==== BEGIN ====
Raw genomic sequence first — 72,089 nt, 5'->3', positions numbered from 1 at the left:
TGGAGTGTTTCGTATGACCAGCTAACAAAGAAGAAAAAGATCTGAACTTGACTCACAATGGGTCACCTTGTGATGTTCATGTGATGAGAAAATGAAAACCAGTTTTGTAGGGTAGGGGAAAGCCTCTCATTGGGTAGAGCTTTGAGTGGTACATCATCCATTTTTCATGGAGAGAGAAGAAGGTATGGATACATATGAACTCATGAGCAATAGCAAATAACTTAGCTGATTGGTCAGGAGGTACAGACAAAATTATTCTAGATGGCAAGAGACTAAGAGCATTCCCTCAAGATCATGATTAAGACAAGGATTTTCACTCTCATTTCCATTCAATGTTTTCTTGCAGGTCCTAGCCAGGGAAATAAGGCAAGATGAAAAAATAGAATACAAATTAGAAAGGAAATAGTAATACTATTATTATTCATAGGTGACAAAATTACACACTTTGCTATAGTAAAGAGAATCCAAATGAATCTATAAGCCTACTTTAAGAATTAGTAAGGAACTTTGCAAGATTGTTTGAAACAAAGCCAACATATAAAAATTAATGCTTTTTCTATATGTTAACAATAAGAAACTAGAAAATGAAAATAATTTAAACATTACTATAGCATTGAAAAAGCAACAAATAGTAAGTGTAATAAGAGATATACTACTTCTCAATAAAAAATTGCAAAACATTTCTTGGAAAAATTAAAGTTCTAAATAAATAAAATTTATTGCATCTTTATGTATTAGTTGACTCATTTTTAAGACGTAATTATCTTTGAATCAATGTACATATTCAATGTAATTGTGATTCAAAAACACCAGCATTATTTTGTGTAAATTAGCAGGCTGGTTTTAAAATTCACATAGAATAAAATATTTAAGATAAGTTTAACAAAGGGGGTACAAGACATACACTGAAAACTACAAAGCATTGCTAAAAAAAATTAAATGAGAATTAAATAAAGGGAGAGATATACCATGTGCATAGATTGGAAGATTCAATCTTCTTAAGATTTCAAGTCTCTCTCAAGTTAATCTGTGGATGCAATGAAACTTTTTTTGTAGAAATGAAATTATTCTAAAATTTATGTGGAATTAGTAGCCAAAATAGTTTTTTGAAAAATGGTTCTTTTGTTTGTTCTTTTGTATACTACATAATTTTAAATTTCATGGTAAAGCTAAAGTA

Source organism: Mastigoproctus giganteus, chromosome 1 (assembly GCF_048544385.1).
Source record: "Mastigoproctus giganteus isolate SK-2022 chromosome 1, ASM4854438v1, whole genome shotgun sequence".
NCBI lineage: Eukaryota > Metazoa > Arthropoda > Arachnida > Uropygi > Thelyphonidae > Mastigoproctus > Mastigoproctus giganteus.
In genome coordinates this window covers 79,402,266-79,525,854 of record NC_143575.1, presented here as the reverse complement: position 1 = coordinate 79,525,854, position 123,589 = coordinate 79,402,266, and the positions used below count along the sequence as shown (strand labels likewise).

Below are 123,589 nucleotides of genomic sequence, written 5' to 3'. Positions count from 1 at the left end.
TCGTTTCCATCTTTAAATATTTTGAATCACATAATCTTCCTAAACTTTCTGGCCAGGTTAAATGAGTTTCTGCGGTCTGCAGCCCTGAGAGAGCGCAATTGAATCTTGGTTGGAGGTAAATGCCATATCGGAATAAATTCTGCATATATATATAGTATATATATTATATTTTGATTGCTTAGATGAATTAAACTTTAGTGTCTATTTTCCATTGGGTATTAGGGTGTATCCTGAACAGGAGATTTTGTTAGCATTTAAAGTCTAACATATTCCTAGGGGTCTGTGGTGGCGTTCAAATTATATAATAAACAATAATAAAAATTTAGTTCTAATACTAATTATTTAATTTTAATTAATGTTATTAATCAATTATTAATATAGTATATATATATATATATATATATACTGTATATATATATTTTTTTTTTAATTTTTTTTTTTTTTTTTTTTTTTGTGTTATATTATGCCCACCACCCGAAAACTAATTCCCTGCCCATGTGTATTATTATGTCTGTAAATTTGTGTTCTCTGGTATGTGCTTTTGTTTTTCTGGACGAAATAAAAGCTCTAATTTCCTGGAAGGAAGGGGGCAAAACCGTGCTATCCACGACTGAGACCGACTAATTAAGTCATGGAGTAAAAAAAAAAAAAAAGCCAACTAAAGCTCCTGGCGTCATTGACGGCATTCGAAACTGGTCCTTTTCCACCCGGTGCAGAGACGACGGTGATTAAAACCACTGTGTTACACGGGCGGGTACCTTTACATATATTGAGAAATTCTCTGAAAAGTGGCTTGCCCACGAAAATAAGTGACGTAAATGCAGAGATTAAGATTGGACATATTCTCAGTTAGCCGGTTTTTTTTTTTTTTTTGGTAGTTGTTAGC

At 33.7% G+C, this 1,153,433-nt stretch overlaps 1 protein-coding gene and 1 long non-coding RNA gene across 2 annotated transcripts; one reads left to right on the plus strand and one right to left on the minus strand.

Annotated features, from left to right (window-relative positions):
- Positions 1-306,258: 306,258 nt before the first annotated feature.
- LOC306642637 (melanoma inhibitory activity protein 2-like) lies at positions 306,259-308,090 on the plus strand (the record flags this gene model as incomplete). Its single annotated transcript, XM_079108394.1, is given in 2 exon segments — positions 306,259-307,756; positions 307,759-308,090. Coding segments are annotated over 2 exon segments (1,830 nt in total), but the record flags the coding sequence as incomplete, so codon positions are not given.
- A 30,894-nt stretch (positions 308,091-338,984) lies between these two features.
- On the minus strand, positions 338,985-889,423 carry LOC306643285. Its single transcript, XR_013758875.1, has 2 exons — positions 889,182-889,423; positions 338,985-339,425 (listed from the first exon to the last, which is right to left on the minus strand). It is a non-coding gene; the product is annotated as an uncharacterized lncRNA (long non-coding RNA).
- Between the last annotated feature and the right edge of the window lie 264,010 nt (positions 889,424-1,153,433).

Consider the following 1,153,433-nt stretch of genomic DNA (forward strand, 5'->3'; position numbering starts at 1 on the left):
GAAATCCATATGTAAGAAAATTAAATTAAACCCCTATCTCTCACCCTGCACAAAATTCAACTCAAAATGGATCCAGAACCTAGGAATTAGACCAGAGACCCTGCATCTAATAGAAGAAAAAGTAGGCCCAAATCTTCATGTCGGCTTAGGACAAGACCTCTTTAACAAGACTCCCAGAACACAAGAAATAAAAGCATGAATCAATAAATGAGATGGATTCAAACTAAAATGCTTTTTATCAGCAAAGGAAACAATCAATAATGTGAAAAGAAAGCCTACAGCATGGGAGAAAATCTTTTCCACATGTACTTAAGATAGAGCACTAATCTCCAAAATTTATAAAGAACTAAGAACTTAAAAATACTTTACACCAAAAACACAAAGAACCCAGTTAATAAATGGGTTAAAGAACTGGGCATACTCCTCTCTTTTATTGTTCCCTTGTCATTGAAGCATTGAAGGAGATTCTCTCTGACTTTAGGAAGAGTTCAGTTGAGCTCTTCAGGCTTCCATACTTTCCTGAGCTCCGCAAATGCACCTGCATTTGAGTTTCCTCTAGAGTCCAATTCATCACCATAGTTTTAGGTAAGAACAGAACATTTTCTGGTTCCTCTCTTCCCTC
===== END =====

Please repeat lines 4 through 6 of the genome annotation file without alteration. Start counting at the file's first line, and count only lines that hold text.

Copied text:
Source record: "Mastigoproctus giganteus isolate SK-2022 chromosome 1, ASM4854438v1, whole genome shotgun sequence".
NCBI lineage: Eukaryota > Metazoa > Arthropoda > Arachnida > Uropygi > Thelyphonidae > Mastigoproctus > Mastigoproctus giganteus.
In genome coordinates this window covers 79,402,266-79,525,854 of record NC_143575.1, presented here as the reverse complement: position 1 = coordinate 79,525,854, position 123,589 = coordinate 79,402,266, and the positions used below count along the sequence as shown (strand labels likewise).